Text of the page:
by Mike Telin
“I love this concerto so much, I almost don’t know what to say,” pianist and Akron Symphony Associate Conductor Levi Hammer told us during a recent conversation. “It’s one of those pieces that’s been with me for most of my life, and I’m so happy to be able to play it again.”
On Saturday, November 22 at 8:00 pm, in the University of Akron’s E.J. Thomas Hall, Levi Hammer will perform Ravel’s jazz-inspired Piano Concerto in G major with the ASO under the direction of Christopher Wilkins. The concert will also include Fauré’s Pavane, Mozart’s Symphony No. 34 in C and his “Coronation” Mass in C, featuring the Akron Symphony Chorus.
Ravel composed the G-major concerto between 1929 and 1931 following a 1928 concert tour of the United States during which he met George Gershwin, who introduced him to Harlem jazz clubs. During the same tour, Ravel visited New Orleans, where he also took in that city’s vibrant jazz culture.
“For years American classical composers took their influences from Europe,” Hammer pointed out. “But as a lover of the golden era of American popular music, it is amazing to me that Gershwin and Porter could suddenly influence a composer from the other side of the pond.”
That fact did not go unnoticed by Ravel, who is quoted as saying, “The most captivating part of jazz is its rich and diverting rhythm…a vital source of inspiration for modern composers, and I am astonished that so few Americans are influenced by it.”
Hammer describes Ravel as a “quintessentially French composer,” but finds his music to be slightly different from that of Fauré, Debussy, Duparc and Poulenc, because of his ability to incorporate the music of different nationalities into his unique musical style.
“He wrote songs with Hebrew and Greek themes. There are Basque influences in his music, and of course he wrote Spanish music as well as any Spanish composer. He wrote in the style of the French baroque and has works with Arabic influences. And of course in Tzigane he is imitating gypsy music.” Hammer’s favorite example is La Valse. “How this composer managed to write a waltz that is so Viennese while remaining so totally French is incredible.”
Hammer, who is now in his fifth season with the ASO, looks forward to performing the concerto with what he calls his hometown orchestra. “This is a piano concerto, but it’s also a concerto for the orchestra. There are so many killer brass and woodwind lines. One passage is a mini harp concerto.”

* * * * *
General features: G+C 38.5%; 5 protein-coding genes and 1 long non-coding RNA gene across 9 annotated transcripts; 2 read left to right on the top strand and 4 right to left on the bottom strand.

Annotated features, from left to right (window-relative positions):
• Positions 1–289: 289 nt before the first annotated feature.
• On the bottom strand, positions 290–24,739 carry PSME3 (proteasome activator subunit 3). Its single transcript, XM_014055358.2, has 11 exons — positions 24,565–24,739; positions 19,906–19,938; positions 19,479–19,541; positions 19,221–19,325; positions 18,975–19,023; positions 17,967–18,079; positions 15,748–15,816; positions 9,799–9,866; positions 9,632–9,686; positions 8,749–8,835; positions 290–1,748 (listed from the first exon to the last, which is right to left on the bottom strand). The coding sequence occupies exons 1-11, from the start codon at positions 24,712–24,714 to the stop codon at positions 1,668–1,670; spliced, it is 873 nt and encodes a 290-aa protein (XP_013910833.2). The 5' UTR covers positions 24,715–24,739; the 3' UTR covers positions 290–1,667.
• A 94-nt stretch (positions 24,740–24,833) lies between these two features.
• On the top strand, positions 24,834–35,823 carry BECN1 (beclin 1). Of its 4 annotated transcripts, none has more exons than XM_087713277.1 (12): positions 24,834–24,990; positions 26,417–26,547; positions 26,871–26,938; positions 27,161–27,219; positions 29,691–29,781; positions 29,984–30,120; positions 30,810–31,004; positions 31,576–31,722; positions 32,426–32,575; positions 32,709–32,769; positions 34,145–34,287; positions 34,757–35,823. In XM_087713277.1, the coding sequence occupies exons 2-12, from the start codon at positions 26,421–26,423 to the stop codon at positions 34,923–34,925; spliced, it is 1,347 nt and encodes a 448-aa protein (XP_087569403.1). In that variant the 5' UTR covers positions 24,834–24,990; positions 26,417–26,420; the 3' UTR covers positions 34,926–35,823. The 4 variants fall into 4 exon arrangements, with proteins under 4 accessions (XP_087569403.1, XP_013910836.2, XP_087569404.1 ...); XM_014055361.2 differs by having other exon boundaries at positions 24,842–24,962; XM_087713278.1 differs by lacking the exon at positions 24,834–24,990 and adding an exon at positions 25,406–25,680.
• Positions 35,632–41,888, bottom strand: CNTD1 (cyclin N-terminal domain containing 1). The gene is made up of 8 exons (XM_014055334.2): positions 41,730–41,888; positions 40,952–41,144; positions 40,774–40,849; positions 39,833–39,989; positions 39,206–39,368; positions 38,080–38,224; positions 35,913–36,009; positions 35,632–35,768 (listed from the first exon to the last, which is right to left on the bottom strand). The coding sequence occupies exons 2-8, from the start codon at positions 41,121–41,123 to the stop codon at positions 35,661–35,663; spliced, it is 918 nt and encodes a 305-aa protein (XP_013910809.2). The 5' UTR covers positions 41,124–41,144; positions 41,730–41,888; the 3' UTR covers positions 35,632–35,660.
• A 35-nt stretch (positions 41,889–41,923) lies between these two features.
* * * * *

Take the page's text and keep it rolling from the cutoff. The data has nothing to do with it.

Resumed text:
He especially looks forward to the simple yet emotional slow movement, which features an extended solo for the English horn. “The interesting thing about this movement is that the opening is sight-readable — anyone could sit down and play it — but it is in fact the hardest. The voicing between the melody and the accompanying chords has to be perfect. I’m also imagining the beautiful tone of our English horn player, Cyn Warren. It will be fun to play that big duet with her.”
Saturday’s performance also has special meaning for Levi Hammer because this marks his final season with the Akron Symphony. “Usually the tenure of assistant or associate conductors tenure lasts for two, possibly three seasons, and this has been five wonderful years. The orchestra is full of amazing musicians and people. I could go on and on about them.”
Although Hammer said there are dozens of things he will be taking away from this experience, he is eternally grateful for the mentorship of Christopher Wilkins, who he calls the ideal American music director and consummate musician. “Watching how he interacts with the orchestra, the community, the administration, and the board has been a huge lesson for me. He is someone I can emulate, and because of that I feel more comfortable in my own abilities.”
Hammer also credits Wilkins for encouraging him to continue to perform as a pianist. “He’s asked me to play concertos with the orchestra so many times — in fact, this is our fifth concerto together. The first couple of times he asked me, I thought, ‘Why don’t you get one of the big boys like Bronfman whom you have worked with many times?’ I’m thankful that because of him, the piano is still a part of my life.”
Hammer is also deeply appreciative of the Akron Symphony musicians. You can hear that in his voice. “I’m thankful to have been able to work with these incredible players in my first professional job. I had previously worked with Ben Zander and the Boston Philharmonic, but that was a fellowship and not an artistic staff position. And I have to say, it was a rough transition. You want to do your best at all times, but you do make mistakes. And when you do, some people can be very unhappy, but others are very forgiving and take you aside to offer heartfelt advice. So the players have mentored me as well.”
Published on ClevelandClassical.com November 17, 2014.
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